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Running head: MANAGING EXPECTATIONS

Managing Expectations Project Management MBA

MANAGING EXPECTATIONS Abstract

This paper looks at different ways a project manager can influence a customers expectations and perceptions. One key recommendation is in setting realistic expectations for the customer upfront. If you can under promise and over deliver with timelines and other milestones for the project, you will have a better chance exceeding the customers expectations. The ultimate success of the project is not determined whether it came in on budget or on time, but whether the customer was satisfied with what was accomplished (Larson & Gray, 2011). After the project has been approved, the project manager and team need to work closely with the customer to develop a project scope statement that clearly states key expectations and limitations for the project. Active involvement from the customer is highly encouraged. The more they are involved in the process, the more they will understand any problems that come up that could impact the success of the project. Customer perceptions of performance are shaped more by how well the project teams deals with adversity than by actual performance (Larson & Gray, 2011). When project managers follow some of these methods, they will have a much higher chance of exceeding their customers expectations.

MANAGING EXPECTATIONS Managing Expectations Project managers can have a great deal of influence on managing customer expectations. Since the ultimate success of any project is not whether it finished on time or on budget, but whether the customer is satisfied with the outcome of the project (Larson & Gray, 2011). To

start, it is important to involve the customer in the planning process. The more input they have at the beginning of a project, the better chance their expectations will be met at the end. When the project is authorized to move forward, the project manager needs to work closely with the customer to develop a project scope statement that clearly states the objectives, parameters and limits of the project (Larson & Gray, 2011). When you give the client a detailed project management plan at the beginning of the project, you can establish the scope of the project and the motives behind it (Managing Expectations, 2010). The plan also covers the goals and objectives, success criteria, and major project deliverables. At this time you also want to detail any known constraints that could later affect the projects success or the clients outcome. You can also clarify how the project will be organized define each stakeholders role and responsibilities to help minimize or avoid communication breakdowns over the course of the project. It is also helpful to clearly define your strategies for monitoring and reporting on the progress of the project, and how risks will be monitored and resolved. To properly manage expectations, it is critical for the project manager to set realistic expectations for the customer. You never want to over promise and under deliver. If you think the project will take 8 weeks to complete, set the expectation for 10 weeks and then over deliver. It is also important to make it clear from the offset that the project is going to need a lot of the Acceptors time and that they will be actively involved (Managing Expectations, 2010). Getting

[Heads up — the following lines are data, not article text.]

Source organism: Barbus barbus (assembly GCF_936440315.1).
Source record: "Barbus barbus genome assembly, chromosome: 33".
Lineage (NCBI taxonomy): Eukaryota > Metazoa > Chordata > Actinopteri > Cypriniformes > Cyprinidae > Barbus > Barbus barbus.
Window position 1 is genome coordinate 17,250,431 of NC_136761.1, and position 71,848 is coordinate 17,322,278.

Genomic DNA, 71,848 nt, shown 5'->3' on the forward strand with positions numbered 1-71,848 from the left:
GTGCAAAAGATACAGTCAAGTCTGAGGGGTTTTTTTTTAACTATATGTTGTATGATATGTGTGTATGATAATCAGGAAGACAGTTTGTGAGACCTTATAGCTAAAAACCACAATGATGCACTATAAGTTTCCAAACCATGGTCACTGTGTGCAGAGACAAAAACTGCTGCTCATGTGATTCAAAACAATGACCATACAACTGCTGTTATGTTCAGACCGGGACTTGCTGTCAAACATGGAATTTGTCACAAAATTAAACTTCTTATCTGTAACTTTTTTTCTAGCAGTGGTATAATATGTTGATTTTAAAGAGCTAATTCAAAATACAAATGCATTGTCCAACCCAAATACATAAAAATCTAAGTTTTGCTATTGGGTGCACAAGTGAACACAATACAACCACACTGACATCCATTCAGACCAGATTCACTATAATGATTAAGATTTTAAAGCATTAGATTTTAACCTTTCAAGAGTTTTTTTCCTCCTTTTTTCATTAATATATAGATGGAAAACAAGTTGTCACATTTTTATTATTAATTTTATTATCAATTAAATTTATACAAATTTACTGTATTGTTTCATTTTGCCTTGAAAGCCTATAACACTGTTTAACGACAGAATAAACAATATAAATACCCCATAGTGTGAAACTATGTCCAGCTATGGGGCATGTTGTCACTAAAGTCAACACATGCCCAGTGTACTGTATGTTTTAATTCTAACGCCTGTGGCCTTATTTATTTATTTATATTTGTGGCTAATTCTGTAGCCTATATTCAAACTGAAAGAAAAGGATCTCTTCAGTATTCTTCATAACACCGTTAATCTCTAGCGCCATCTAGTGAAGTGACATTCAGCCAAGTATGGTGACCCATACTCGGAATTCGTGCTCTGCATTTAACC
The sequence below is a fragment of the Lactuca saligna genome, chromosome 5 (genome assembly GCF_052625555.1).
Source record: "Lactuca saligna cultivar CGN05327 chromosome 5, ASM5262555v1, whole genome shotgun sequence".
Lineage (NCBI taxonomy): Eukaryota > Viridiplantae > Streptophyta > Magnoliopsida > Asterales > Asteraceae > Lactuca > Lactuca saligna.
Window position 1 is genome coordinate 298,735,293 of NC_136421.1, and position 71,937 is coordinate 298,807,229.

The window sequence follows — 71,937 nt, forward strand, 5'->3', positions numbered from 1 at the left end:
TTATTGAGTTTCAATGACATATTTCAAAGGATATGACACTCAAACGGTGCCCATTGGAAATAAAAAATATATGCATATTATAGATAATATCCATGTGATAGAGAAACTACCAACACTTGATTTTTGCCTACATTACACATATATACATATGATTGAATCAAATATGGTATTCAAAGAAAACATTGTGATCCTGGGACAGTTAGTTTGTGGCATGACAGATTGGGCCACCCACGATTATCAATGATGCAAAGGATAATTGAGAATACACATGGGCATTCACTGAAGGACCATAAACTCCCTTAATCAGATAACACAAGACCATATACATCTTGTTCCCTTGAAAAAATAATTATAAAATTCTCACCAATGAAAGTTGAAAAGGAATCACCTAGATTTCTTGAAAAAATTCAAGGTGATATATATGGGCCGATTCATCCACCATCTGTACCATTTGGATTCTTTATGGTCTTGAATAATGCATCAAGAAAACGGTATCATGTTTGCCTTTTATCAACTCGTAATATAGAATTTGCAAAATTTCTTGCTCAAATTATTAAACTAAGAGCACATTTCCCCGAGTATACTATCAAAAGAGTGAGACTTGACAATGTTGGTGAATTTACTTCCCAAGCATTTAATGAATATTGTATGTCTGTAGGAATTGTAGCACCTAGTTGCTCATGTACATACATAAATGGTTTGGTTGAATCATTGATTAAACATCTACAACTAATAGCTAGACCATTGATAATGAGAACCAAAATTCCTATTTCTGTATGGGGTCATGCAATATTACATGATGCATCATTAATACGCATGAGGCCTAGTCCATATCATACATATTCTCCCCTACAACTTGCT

MANAGING EXPECTATIONS agreement and buy-in from all levels of the customers organization when necessary is also important. If management is not involved from the start, success during the process can be hindered. The project manager has to get buy-in from the customer to the project management process. Making sure that the customer understands, values, and buys-in to the approach to the project and its supporting processes, e.g., change control, decision requests, etc. (Borysowich, 2008). A great way to accomplish this is to hold a one day kick-off meeting with the customer. During the meeting, you can address key concepts, the human side of project management and the importance of regular communication. Other important factors include keeping the risks visible. There is a saying, think

negatively during the planning process and positively after the project has started (Borysowich, 2008). The point is to keep the customer involved in managing risks. You also want to inform the customer early and often about any potential problem areas. If you are honest and open with them, you will build their trust and it will keep open lines of communication. Customer perceptions of performance are shaped more by how well the project team deals with adversity than by actual performance (Larson & Gray, 2011). To exceed customer expectations, project managers need to set clear expectations, under promise, over deliver, get buy-in and involvement early and often from the customer and, keep communication clear, open and honest.

MANAGING EXPECTATIONS References Borysowich, C. (2008, July 13). Managing customer expectations. Toolbox.com. Retrieved June 2, 2012, from http://it.toolbox.com/blogs/enterprise-solutions/managing-customerexpectations-25950 Larson, E. W., & Gray, C. F. (2011). Project management: The managerial process (5th ed.). New York, NY: McGraw-Hill Irwin. Managing Expectations: How to Keep IT Project Clients Informed and Happy. (2010, February

3). Managing Expectations: How to Keep IT Project Clients Informed and Happy : Small Business Resources/Blog from TechInsurance. Retrieved June 1, 2012, from http://www.techinsurance.com/blog/it-managers/it-managers-manage-client-expectations/